Note the phrase “within the same operating system”. Assuming that Oracle also consider the VMKernel to be an “operating system”, it’s pretty clear from that phrase that they are referring to partitioning within a single physical host. The definition of Soft Partitioning has no relevance to vSphere clusters as each node within the cluster contains its own independent hypervisor/operating system. So in addition to the SIG, the Partitioning Guide also supports the case for not having to license hosts that will never run Oracle workloads.

In Conclusion…..

I hope that clarifies how the definition of Soft Partitioning affects Oracle licensing on vSphere. While Oracle definitely don’t provide the most virtualisation or cloud-friendly licensing in the world, it’s not as bad as some would have you believe. The basic three rules are:

  1. If an Oracle workload ever runs on an ESXi host you must license the entire host, regardless of the size of the VM
  2. If an Oracle workload never runs on an ESXi host you do not need to license that host
  3. How you prevent Oracle workloads running on unlicensed hosts is entirely up to you

Once again, this is my understanding of Oracle’s current licensing conditions based on the published information. If an Oracle representative has official documentation stating otherwise (e.g That you do in fact need to license hosts that never run Oracle workloads) I will be more than happy to post a correction.


Leave a comment


  1. Great article,
    Having just seen the end of a lengthy process working with our DBA Team and Oracle, we reached the very same conclusions, notably that despite my first instinct to use DRS affinity rules they are not accepted by Oracle as hard boundaries for licensing. For virtualised instances of Oracle physically separate storage boundaries and separate clusters are needed.
    From a design perspective it raises many challenges – Appropriately sized clusters are key if Oracle workloads need a certain level of high availability, performance etc… (i.e. you may need to ensure 25 or 50% workload availability which will affect cluster size and how you license that respectively).However, what if you only have a few Oracle instances that you need to protect, does it really warrant a separate dedicated vSphere cluster? In that case I know the answer invariably ‘depends’ – on the individual vm availability requirements (SLO/SLA etc..).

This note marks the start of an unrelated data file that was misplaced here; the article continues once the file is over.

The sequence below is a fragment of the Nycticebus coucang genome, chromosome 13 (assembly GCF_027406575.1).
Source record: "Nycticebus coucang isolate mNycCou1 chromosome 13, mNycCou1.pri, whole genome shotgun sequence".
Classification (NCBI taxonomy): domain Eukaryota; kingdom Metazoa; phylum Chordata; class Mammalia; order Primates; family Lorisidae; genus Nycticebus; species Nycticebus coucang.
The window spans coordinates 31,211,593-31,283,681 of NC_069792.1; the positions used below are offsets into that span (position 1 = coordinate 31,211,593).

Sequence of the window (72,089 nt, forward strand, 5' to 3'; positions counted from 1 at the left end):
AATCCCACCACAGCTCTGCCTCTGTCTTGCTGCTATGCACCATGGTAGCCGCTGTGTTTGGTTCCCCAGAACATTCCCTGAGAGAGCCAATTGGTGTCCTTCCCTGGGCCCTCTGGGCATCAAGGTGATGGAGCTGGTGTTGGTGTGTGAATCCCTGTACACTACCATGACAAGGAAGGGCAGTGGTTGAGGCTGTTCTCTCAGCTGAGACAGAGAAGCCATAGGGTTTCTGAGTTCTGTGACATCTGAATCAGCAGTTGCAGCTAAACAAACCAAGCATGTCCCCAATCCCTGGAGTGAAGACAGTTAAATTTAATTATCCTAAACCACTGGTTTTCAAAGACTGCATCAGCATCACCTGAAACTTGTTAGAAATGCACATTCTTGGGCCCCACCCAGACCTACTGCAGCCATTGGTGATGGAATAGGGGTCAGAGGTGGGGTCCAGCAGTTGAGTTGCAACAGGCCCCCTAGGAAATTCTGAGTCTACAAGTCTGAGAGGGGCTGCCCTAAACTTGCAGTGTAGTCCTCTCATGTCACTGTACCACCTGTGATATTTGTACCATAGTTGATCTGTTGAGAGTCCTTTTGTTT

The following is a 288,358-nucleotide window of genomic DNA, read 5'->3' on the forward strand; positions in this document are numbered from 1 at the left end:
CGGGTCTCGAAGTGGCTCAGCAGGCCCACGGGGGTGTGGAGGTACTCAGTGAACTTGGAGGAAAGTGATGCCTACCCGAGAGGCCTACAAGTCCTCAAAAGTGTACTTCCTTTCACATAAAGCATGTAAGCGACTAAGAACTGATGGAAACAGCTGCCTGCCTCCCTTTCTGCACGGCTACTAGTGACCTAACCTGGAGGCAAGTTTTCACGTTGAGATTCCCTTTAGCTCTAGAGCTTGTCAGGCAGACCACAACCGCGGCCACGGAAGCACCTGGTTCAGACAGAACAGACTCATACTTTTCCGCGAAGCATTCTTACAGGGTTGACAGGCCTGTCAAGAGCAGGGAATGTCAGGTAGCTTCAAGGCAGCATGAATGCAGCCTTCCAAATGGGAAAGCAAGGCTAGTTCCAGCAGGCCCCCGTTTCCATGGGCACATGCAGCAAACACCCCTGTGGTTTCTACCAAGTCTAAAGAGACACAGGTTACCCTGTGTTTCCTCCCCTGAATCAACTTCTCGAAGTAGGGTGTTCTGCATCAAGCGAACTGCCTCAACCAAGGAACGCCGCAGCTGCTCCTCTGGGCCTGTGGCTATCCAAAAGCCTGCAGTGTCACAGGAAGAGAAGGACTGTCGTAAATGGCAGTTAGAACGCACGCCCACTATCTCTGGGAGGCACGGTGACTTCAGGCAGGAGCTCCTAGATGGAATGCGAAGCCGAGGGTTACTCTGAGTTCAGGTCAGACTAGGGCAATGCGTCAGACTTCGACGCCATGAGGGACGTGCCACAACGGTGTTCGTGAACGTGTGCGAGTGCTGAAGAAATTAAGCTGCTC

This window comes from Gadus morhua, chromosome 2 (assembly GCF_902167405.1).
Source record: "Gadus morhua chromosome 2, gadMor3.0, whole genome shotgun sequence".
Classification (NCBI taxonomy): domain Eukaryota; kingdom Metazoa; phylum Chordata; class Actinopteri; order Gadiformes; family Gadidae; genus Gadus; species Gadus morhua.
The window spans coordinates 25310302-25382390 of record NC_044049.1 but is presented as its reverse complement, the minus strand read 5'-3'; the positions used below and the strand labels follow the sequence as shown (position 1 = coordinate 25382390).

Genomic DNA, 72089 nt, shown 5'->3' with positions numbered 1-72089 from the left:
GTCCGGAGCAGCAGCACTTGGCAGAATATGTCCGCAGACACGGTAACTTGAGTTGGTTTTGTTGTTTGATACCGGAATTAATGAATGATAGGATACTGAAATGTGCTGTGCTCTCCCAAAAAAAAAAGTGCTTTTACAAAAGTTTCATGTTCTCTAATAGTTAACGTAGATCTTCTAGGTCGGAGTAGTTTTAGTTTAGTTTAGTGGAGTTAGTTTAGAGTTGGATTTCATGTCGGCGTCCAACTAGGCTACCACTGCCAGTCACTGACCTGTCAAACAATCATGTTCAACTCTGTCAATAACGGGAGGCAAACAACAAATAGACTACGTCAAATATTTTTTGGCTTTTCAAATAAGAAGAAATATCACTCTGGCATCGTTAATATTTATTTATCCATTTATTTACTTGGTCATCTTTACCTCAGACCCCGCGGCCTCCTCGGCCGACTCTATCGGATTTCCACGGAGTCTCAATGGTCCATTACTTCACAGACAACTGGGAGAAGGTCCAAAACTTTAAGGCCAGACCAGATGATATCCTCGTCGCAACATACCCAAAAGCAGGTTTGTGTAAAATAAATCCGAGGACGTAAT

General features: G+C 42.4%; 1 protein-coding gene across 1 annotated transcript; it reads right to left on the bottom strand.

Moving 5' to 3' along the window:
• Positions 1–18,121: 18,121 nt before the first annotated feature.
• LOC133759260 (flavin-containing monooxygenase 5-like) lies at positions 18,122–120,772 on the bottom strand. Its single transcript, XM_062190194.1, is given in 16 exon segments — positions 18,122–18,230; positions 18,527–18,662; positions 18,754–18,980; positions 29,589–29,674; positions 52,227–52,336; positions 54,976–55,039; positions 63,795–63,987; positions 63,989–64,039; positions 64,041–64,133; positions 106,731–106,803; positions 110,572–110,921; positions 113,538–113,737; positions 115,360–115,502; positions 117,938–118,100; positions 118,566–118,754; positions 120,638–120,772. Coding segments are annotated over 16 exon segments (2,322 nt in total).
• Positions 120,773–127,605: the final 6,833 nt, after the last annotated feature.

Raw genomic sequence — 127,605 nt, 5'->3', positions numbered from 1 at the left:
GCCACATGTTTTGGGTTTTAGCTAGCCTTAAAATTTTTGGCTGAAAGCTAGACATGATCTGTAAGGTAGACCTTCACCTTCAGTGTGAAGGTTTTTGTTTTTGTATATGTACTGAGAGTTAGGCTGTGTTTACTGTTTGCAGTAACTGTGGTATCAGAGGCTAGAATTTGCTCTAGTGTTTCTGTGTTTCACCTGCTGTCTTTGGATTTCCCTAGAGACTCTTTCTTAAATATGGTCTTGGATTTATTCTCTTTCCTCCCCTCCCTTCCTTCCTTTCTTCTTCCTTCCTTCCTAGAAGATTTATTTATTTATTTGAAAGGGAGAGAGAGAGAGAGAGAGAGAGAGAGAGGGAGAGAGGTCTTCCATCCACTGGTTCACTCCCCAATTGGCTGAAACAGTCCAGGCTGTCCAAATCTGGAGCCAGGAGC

This does raise allot of questions around the design decisions for virtual implementation of oracle databases, a positive point to take from this is, as I have seen Microsoft change & design it’s products around its maturing hypervisor (which has also benefitted VMware vSphere implementations), hopefully as Oracle VM (virtual box) matures we will see this reciprocated.


    • Andrew Mitchell

      Andrew Mitchell

       /  February 20, 2014

      Hi Gareth.
      You are correct in stating that DRS Affinity is not recognised by Oracle but, as stated in the article, it doesn’t need to be.
      Oracle does not recognise any method for preventing Oracle applications from running on a given host. All they specify is that hosts running an Oracle workload need to be appropriately licensed.
      It stands to reason that hosts not running Oracle applications require no license but how you prevent those applications running on the unlicensed host is entirely up to you and DRS Affinity is a perfectly valid way of achieving this goal.

  2. Pierre-Yves

     /  February 20, 2014

    Hello Gareth,
    I have studied this precise question at length for my previous employer.
    First it is interesting to note that, per Oracle admission, the SIG is not a binding document.